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This is a story about inequality, about biases that remain and how their effects are magnified in times of crisis.
This is also a story about faith, about a boxer who views a recent setback as a potential godsend and a devout promoter who is taking a major financial risk because he believes that part of his life’s purpose is to remove the obstacles in front of her.
This is the story of Claressa Shields.
And if her career unfolds as she and her promoter envision, if she succeeds in elevating women’s boxing, Friday night will be a significant part of the two-time Olympic gold medalist’s legacy. On that night, the undefeated Shields will take on fellow light middleweight champion Marie-Eve Dicaire in the main event of an all-female pay-per-view card in her hometown of Flint, Mich.
Mike Tyson fought on pay-per-view. Oscar De La Hoya and Floyd Mayweather Jr. did too. The sport’s powerbrokers figured that revenues for major fights could be maximized if they charged $40 to $100 per household rather than accept a flat fee from a television network.
The vehicle was almost a last resort for Shields. In a pandemic-stricken world, there have been fewer chances for boxers to appear on major television or streaming platforms. The already-scarce opportunities for female fighters became virtually nonexistent, even for someone such as Shields, who in 2017 became the first woman to headline a show on premium cable.
Unable to convince any of the sport’s major broadcast partners to buy her upcoming fight, Shields is wading into the unpredictable waters of pay-per-view, in which her earnings will be determined by the number of people who purchase the show.
“I don't want to have to depend on a network to get me a fight,” she said in a recent phone interview from her training camp in Florida.
The freedom comes with a potential downside, however.
“We’re all taking a gamble,” she said.
Especially her promoter, Dmitry Salita, himself a former world-class fighter. Salita’s promotional company will finance the production of the pay-per-view broadcast, which will be distributed online by Fite TV and on cable by In Demand. While planning the show, Salita relied on the expertise of Shields' manager, Mark Taffet, a former HBO executive who launched the premium cable network’s pay-per-view arm.
“I believe in Claressa,” Salita said. “I believe there is a platform for her.”
By the time the 25-year-old Shields shares the ring with Dicaire, she will be almost 14 months removed from her last fight. The contest was originally scheduled for May of last year, with Showtime paying her a reported $400,000. The COVID-19 pandemic forced a cancellation.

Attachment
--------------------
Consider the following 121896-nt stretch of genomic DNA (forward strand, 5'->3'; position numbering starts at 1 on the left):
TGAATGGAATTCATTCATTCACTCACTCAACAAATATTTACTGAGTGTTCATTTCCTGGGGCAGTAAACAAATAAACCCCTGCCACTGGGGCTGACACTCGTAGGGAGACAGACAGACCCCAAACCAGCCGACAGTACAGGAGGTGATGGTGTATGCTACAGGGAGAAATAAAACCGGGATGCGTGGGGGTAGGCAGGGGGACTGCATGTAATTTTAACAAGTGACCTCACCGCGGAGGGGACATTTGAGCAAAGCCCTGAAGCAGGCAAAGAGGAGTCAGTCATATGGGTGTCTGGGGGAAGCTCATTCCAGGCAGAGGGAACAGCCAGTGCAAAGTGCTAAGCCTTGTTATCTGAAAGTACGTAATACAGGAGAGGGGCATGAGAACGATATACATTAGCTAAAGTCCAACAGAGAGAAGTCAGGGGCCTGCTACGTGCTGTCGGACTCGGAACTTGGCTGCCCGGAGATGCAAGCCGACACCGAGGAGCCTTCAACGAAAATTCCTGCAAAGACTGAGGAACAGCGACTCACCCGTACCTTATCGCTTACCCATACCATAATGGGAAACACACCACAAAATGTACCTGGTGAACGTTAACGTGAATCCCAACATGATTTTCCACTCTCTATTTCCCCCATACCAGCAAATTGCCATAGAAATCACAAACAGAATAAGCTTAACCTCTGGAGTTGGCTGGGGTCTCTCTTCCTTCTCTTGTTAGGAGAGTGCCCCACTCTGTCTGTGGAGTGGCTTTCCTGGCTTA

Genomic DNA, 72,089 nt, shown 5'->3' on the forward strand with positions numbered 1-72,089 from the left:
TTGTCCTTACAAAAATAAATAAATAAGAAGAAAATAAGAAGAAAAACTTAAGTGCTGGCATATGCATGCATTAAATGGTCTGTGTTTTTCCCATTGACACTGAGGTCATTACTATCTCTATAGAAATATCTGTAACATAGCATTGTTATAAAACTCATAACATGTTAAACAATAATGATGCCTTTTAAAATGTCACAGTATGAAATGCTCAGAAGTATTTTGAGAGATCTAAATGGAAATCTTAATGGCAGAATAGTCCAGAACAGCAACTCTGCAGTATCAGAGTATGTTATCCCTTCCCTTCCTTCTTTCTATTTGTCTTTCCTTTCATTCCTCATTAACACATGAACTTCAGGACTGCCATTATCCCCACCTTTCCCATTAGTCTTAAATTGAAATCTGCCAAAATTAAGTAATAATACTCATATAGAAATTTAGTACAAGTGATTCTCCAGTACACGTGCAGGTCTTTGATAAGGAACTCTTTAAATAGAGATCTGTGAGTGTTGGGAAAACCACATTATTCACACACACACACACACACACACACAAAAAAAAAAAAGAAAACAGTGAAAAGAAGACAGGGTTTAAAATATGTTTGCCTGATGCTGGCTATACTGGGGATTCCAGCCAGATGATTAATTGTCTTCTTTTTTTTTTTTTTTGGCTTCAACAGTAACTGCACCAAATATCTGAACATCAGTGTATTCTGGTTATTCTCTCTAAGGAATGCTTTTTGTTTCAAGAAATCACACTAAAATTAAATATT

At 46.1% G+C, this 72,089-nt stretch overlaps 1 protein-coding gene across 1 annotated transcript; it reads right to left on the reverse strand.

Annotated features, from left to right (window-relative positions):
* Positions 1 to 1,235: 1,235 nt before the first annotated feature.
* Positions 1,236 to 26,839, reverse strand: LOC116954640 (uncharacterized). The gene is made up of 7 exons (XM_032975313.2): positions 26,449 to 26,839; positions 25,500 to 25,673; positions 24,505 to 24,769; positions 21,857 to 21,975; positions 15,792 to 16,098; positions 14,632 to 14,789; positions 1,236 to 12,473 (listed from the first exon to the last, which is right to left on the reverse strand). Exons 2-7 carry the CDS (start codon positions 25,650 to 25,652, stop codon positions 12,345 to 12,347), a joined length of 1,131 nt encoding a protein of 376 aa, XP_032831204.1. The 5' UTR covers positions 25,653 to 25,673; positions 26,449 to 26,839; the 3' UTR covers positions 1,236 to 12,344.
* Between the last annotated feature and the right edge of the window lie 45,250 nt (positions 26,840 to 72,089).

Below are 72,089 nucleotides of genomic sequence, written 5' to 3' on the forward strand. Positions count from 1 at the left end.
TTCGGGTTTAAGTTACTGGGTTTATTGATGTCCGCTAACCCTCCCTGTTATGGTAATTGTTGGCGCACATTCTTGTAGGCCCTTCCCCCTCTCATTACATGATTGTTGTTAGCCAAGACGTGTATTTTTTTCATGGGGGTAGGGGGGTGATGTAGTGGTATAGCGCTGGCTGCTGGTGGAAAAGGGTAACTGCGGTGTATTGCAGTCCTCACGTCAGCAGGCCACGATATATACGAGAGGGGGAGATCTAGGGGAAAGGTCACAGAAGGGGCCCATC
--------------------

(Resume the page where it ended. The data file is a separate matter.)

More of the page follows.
When the sport restarted, it didn’t matter that she was the only American fighter, male or female, to medal in consecutive Olympics. Or that only 10 fights into her professional career, she won championships in three separate weight categories. Or that her previously televised fights on Showtime had attracted enough viewers to satisfy executives.
Shields couldn’t find anyone to pay her what she believed she was worth.
“I reached out to different platforms,” said Salita, her promoter. “We couldn’t make it happen.”
Meanwhile, mediocre male fighters were awarded coveted assignments on television and streaming services.
As a recent homebuyer, Shields had a mortgage to pay. There were also training-related costs, including that of a strength and conditioning coach.
Shields became an online workout instructor, offering one-on-one sessions.
“I would train like six or seven people a day,” she said. “I did that for a month or two.”
She found time to sign with a minor mixed martial arts promotion and went to New Mexico to train with the likes of former UFC champions Jon Jones and Holly Holm. She plans to make her MMA debut this year.
Shields recognized that others had it worse; she at least had money set aside. She estimates that she spent about $50,000 of her savings last year.
She was initially frustrated by her predicament, but the prospect of headlining a pay-per-view offered her a new perspective.
She now has more responsibility, but more control as well. So long as she continues fighting on pay-per-view shows funded by her promoter, she will have greater say over when and where she fights and against whom. (A spokesman for Showtime said the network is open to airing Shields’ fights again in the future.)
“I don't know what the numbers will be for my fight, but whatever they are, I'm going to build off of them,” she said. “That's just where you start.”
As she thought of how her success could change the economic landscape for women’s boxing, she became convinced in the involvement of a higher power.
“I feel like God shut one door to open up a better door,” she said.
She thinks she’s seen this before. She was born into poverty and is a survivor of sexual abuse. She’s now on the verge of becoming the only fighter of either gender to be a unified champion in two weight classes at the same time during the four-belt era.
Salita also is inspired by his faith. A practicing Orthodox Jew, Salita nearly cost himself an opportunity to win a national championship as an amateur because of his refusal to fight during the Sabbath.
In regard to Shields, Salita said, “Certainly, I feel responsible to do the right thing.”
The question is whether the right thing is smart business.
The industry is watching how Shields’ pay-per-view show performs. Success could change not only her career, but also that of other female fighters.
This story originally appeared in Los Angeles Times.